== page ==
Fission Multiplicity Detection with Temporal Gamma-Neutron Discrimination from Higher-Order Time Correlation Statistics

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The current practice of nondestructive assay (NDA) of fissile materials using neutrons is dominated by the {sup 3}He detector. This has been the case since the mid 1980s when Fission Multiplicity Detection (FMD) was replaced with thermal well counters and neutron multiplicity counting (NMC). The thermal well counters detect neutrons by neutron capture in the {sup 3}He detector subsequent to moderation. The process of detection requires from 30 to 60 {micro}s. As will be explained in Section 3.3 the rate of detecting correlated neutrons (signal) from the same fission are independent of this time but the rate of accidental correlations ... continued below

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147 pages

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Oberer, R.B. November 12, 2002.

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  • Oak Ridge Y-12 Plant
    Publisher Info: Oak Ridge Y-12 Plant, TN (United States)
    Place of Publication: Tennessee

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The current practice of nondestructive assay (NDA) of fissile materials using neutrons is dominated by the {sup 3}He detector. This has been the case since the mid 1980s when Fission Multiplicity Detection (FMD) was replaced with thermal well counters and neutron multiplicity counting (NMC). The thermal well counters detect neutrons by neutron capture in the {sup 3}He detector subsequent to moderation. The process of detection requires from 30 to 60 {micro}s. As will be explained in Section 3.3 the rate of detecting correlated neutrons (signal) from the same fission are independent of this time but the rate of accidental correlations (noise) are proportional to this time. The well counters are at a distinct disadvantage when there is a large source of uncorrelated neutrons present from ({alpha}, n) reactions for example. Plastic scintillating detectors, as were used in FMD, require only about 20 ns to detect neutrons from fission. One thousandth as many accidental coincidences are therefore accumulated. The major problem with the use of fast-plastic scintillation detectors, however, is that both neutrons and gamma rays are detected. The pulses from the two are indistinguishable in these detectors. For this thesis, a new technique was developed to use higher-order time correlation statistics to distinguish combinations of neutron and gamma ray detections in fast-plastic scintillation detectors. A system of analysis to describe these correlations was developed based on simple physical principles. Other sources of correlations from non-fission events are identified and integrated into the analysis developed for fission events. A number of ratios and metric are identified to determine physical properties of the source from the correlations. It is possible to determine both the quantity being measured and detection efficiency from these ratios from a single measurement without a separate calibration. To account for detector dead-time, an alternative analytical technique was also developed.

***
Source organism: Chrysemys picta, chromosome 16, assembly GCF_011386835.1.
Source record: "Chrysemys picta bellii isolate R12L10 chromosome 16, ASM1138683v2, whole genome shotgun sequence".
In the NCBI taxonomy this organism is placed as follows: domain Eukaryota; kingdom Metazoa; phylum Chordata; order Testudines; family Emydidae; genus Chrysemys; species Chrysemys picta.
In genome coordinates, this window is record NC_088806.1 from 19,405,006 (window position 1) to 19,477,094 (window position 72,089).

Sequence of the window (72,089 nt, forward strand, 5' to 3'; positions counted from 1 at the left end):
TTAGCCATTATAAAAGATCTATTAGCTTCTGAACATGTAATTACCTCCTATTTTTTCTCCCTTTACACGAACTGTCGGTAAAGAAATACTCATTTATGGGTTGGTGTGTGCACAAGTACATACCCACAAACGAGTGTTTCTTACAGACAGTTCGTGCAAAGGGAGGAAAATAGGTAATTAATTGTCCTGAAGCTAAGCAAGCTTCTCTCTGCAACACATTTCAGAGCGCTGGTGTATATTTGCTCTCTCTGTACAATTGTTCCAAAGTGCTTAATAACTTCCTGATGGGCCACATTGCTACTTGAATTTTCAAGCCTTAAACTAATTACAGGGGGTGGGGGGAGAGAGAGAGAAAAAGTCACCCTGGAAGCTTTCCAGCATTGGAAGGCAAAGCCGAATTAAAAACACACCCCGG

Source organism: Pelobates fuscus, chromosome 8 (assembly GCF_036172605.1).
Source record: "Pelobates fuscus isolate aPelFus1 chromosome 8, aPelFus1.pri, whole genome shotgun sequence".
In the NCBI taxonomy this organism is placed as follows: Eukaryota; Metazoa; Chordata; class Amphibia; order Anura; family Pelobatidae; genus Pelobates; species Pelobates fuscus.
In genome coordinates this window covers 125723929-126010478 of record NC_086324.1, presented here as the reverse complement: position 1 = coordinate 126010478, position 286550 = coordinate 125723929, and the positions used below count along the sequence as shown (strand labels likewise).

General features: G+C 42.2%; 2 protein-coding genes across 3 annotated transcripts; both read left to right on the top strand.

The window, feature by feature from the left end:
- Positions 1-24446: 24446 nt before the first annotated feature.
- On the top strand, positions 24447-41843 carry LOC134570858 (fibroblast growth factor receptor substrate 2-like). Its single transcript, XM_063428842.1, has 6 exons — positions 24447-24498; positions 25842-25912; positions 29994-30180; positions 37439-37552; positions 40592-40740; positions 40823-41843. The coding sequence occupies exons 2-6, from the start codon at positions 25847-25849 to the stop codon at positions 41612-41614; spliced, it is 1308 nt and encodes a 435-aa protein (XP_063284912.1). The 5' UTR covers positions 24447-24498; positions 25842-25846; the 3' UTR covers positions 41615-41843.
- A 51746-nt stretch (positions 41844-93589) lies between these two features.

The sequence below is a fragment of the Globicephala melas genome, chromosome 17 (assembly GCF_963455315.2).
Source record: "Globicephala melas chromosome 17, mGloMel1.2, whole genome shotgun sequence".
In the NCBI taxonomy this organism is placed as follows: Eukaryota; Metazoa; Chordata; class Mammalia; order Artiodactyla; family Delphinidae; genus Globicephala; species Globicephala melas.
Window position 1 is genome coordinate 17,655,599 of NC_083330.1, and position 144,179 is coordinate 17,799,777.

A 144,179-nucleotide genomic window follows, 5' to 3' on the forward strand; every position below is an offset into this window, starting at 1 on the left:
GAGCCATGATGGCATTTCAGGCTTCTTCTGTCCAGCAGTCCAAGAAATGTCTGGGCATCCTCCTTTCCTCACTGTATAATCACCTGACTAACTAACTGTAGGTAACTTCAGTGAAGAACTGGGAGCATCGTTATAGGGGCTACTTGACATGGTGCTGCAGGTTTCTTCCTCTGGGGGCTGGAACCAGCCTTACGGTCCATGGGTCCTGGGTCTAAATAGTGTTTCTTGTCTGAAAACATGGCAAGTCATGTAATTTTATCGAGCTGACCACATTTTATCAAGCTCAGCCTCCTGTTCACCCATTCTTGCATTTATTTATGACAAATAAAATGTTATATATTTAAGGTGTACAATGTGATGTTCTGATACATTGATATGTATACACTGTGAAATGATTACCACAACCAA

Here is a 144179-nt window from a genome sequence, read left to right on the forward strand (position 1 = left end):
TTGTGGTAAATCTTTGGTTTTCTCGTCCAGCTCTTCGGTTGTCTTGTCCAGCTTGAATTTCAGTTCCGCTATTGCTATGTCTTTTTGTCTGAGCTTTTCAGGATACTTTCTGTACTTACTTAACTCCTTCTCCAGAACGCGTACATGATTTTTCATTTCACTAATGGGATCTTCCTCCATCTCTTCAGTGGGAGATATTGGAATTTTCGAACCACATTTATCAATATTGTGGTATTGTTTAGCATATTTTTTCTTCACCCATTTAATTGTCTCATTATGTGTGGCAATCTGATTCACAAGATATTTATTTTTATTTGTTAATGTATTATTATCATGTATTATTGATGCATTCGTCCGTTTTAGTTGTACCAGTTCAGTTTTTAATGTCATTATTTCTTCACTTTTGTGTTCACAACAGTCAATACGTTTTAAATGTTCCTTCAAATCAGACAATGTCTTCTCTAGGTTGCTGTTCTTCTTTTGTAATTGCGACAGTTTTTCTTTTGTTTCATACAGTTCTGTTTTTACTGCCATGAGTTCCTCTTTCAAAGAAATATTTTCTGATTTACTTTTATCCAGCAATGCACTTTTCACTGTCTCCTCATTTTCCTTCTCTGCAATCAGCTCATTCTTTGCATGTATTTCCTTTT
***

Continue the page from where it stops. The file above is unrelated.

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147 pages

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  • Other Information: TH: Thesis (Ph.D.); Submitted to Georgia Institute of Technology, Atlanta, GA (US)

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  • Report No.: Y/LB-16,144
  • Grant Number: AC05-00OR22800
  • DOI: 10.2172/808851 | External Link
  • Office of Scientific & Technical Information Report Number: 808851
  • Archival Resource Key: ark:/67531/metadc737860

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Office of Scientific & Technical Information Technical Reports

Reports, articles and other documents harvested from the Office of Scientific and Technical Information.

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  • November 12, 2002

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  • Oct. 18, 2015, 6:40 p.m.

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  • May 6, 2016, 1:23 p.m.

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Oberer, R.B. Fission Multiplicity Detection with Temporal Gamma-Neutron Discrimination from Higher-Order Time Correlation Statistics, thesis or dissertation, November 12, 2002; Tennessee. (digital.library.unt.edu/ark:/67531/metadc737860/: accessed November 24, 2017), University of North Texas Libraries, Digital Library, digital.library.unt.edu; crediting UNT Libraries Government Documents Department.